Coach, I Didn't Get My Time

Over the years I've been blessed to develop a lot of great relationships with coaches all over the USA and Canada. Men and women who have become some of my closest friends.

One of the those men is Bill Sweet. He is an Emergency Room Nurse by day and Offensive Line Coach by night if you will.

Here are some of his thoughts about mentoring. I pray that you find them inspiring.

Thanks, Bill. We need coaches like you!

Forge on, Lou Judd


My name is Bill Sweet. I have been coaching the offensive line at Wyandotte Roosevelt High School for ten seasons and each one has been a blessing.

We are fortunate to have the four key components that are essential for a successful football program: 
1-Strong supportive administration 
2-Supportive parents 
3-Hard working cohesive coaching staff that love the kids as well as each other 
4-Great kids.

The man responsible for blending all these components is our Head Coach Ron Adams.

Coach Adams is a tremendous leader who inspires everyone around him to achieve to their highest capabilities. Great leader and a great man. Our program is blessed to have him.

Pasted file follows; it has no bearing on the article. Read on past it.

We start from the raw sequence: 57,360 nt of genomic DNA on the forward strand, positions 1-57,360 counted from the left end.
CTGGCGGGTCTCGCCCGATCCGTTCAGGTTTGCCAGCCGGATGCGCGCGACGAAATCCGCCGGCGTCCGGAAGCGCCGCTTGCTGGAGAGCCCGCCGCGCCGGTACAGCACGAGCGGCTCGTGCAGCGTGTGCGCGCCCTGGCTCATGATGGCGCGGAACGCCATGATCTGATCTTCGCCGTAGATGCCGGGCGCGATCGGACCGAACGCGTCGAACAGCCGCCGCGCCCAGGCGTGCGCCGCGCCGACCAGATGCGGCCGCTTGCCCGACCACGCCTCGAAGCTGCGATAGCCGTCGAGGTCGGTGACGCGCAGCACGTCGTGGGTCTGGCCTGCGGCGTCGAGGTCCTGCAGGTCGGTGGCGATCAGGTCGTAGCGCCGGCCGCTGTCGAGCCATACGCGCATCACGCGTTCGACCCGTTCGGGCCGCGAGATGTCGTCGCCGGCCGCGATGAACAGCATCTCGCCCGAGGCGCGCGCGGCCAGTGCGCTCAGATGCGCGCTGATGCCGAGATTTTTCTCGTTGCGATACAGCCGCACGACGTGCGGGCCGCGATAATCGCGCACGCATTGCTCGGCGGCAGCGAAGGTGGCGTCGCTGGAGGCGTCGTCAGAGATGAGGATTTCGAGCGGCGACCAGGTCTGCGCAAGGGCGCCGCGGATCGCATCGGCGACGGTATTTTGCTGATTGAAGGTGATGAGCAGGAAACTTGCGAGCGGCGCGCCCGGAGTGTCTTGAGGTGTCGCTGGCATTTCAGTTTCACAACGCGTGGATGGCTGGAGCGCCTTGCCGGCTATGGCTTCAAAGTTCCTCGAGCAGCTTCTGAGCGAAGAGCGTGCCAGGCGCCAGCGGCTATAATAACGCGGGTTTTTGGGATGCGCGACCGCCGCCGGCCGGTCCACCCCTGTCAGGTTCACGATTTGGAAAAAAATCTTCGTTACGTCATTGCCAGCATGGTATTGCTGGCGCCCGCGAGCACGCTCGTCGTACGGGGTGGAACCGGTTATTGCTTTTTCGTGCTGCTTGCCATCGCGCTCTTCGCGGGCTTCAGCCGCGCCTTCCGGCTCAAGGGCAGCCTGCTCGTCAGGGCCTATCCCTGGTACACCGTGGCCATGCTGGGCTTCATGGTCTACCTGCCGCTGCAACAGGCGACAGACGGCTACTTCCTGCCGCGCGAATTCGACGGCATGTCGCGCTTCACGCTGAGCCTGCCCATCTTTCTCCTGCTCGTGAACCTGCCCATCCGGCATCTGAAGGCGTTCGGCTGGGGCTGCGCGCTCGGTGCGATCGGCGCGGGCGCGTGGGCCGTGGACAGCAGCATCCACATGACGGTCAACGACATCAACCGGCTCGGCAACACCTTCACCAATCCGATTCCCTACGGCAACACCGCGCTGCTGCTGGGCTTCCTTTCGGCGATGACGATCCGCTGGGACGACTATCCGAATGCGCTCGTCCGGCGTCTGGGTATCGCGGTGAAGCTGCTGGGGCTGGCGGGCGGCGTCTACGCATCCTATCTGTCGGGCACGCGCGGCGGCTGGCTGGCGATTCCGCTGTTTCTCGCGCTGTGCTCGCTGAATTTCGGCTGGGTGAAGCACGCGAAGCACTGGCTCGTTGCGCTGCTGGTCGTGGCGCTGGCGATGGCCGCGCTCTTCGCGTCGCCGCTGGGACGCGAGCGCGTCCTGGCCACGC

Three years ago Coach Adams and I traveled to Cinncinnatti to learn about the Sports Leader program.

We immediately recognized what a valuable program this is and how beneficial it would be to our program.

The program consists of multiple components but in my opinion the most beneficial is the one on one mentoring.

We assign players to coaches who act as the individual mentor for that given player.

Each coach has 6-10 players assigned to him and makes contact daily with his group.

The time at first may seem overwhelming but you develop a routine and the kids appreciate the time spent with them.

I was sold on mentoring into our first season with Sports Leader.

It was early in the season and we were fortunate enough to have a substantial lead. We started the third quater with our second offensive line.

A few minutes into the second half I felt a tug on my shirt. It was one of my starting linemen.

When I turned arond he said "Coach, I didn't get my time." I thought he was referring to playing time-he wasn't. He said "we did not have our talk".

I had to laugh but told him I was a little tied up but we would talk after the game.

This young man was a starter, good student, good home without divorce present, financially sound, mom and dad both supported the progam and this young man had a great relationship with his father (they both loved to hunt and did it often).

After this occurence I realized how valuable it is for young men to talk and be heard.

I first equated the mentoring program with helping the young men on our team who are disadvantaged in some way.

The truth is we are all striving.

We all fall short of the glory of God and desperately need his guidance.

Mentoring gives us a opportunity to show the love of God to our players.

Coaching at a public school I am so grateful for that opportunity.

Thank You Lou God Bless and Go Bears.